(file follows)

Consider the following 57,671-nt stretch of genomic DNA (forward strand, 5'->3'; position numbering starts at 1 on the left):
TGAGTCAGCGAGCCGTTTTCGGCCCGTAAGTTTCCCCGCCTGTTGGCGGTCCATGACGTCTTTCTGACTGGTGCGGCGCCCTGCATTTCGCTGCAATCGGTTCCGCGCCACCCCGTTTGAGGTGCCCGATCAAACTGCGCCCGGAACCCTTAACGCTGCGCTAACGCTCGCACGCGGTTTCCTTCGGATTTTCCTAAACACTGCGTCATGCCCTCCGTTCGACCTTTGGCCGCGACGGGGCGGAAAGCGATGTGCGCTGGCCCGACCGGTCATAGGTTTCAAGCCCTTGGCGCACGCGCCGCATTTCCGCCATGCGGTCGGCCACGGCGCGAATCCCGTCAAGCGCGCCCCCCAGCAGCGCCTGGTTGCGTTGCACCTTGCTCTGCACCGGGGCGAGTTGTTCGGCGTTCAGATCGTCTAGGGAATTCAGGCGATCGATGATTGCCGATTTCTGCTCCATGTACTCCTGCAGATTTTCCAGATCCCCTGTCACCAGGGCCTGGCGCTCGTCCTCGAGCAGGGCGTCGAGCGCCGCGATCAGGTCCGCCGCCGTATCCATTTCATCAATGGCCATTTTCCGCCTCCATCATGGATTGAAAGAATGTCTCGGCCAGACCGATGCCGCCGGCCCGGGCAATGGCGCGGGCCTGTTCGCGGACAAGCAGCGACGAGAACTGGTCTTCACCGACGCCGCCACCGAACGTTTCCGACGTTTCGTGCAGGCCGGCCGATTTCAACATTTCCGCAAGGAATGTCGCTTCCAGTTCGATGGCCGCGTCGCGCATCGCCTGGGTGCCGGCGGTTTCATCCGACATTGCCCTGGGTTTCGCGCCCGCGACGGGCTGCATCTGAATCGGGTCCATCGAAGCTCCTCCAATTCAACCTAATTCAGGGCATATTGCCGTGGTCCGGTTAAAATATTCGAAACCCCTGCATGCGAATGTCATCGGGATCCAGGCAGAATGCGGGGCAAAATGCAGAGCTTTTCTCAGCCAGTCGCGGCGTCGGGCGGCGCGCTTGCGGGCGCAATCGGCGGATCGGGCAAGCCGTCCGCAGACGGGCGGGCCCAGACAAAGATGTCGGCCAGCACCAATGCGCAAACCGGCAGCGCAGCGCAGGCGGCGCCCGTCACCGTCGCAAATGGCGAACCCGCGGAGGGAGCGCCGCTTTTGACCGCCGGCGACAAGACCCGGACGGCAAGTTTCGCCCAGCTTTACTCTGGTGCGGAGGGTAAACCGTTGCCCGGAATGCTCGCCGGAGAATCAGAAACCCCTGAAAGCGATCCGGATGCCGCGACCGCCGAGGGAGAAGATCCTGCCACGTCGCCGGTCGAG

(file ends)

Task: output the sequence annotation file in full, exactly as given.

Consider the following 57,671-nt stretch of genomic DNA (forward strand, 5'->3'; position numbering starts at 1 on the left):
TGAGTCAGCGAGCCGTTTTCGGCCCGTAAGTTTCCCCGCCTGTTGGCGGTCCATGACGTCTTTCTGACTGGTGCGGCGCCCTGCATTTCGCTGCAATCGGTTCCGCGCCACCCCGTTTGAGGTGCCCGATCAAACTGCGCCCGGAACCCTTAACGCTGCGCTAACGCTCGCACGCGGTTTCCTTCGGATTTTCCTAAACACTGCGTCATGCCCTCCGTTCGACCTTTGGCCGCGACGGGGCGGAAAGCGATGTGCGCTGGCCCGACCGGTCATAGGTTTCAAGCCCTTGGCGCACGCGCCGCATTTCCGCCATGCGGTCGGCCACGGCGCGAATCCCGTCAAGCGCGCCCCCCAGCAGCGCCTGGTTGCGTTGCACCTTGCTCTGCACCGGGGCGAGTTGTTCGGCGTTCAGATCGTCTAGGGAATTCAGGCGATCGATGATTGCCGATTTCTGCTCCATGTACTCCTGCAGATTTTCCAGATCCCCTGTCACCAGGGCCTGGCGCTCGTCCTCGAGCAGGGCGTCGAGCGCCGCGATCAGGTCCGCCGCCGTATCCATTTCATCAATGGCCATTTTCCGCCTCCATCATGGATTGAAAGAATGTCTCGGCCAGACCGATGCCGCCGGCCCGGGCAATGGCGCGGGCCTGTTCGCGGACAAGCAGCGACGAGAACTGGTCTTCACCGACGCCGCCACCGAACGTTTCCGACGTTTCGTGCAGGCCGGCCGATTTCAACATTTCCGCAAGGAATGTCGCTTCCAGTTCGATGGCCGCGTCGCGCATCGCCTGGGTGCCGGCGGTTTCATCCGACATTGCCCTGGGTTTCGCGCCCGCGACGGGCTGCATCTGAATCGGGTCCATCGAAGCTCCTCCAATTCAACCTAATTCAGGGCATATTGCCGTGGTCCGGTTAAAATATTCGAAACCCCTGCATGCGAATGTCATCGGGATCCAGGCAGAATGCGGGGCAAAATGCAGAGCTTTTCTCAGCCAGTCGCGGCGTCGGGCGGCGCGCTTGCGGGCGCAATCGGCGGATCGGGCAAGCCGTCCGCAGACGGGCGGGCCCAGACAAAGATGTCGGCCAGCACCAATGCGCAAACCGGCAGCGCAGCGCAGGCGGCGCCCGTCACCGTCGCAAATGGCGAACCCGCGGAGGGAGCGCCGCTTTTGACCGCCGGCGACAAGACCCGGACGGCAAGTTTCGCCCAGCTTTACTCTGGTGCGGAGGGTAAACCGTTGCCCGGAATGCTCGCCGGAGAATCAGAAACCCCTGAAAGCGATCCGGATGCCGCGACCGCCGAGGGAGAAGATCCTGCCACGTCGCCGGTCGAG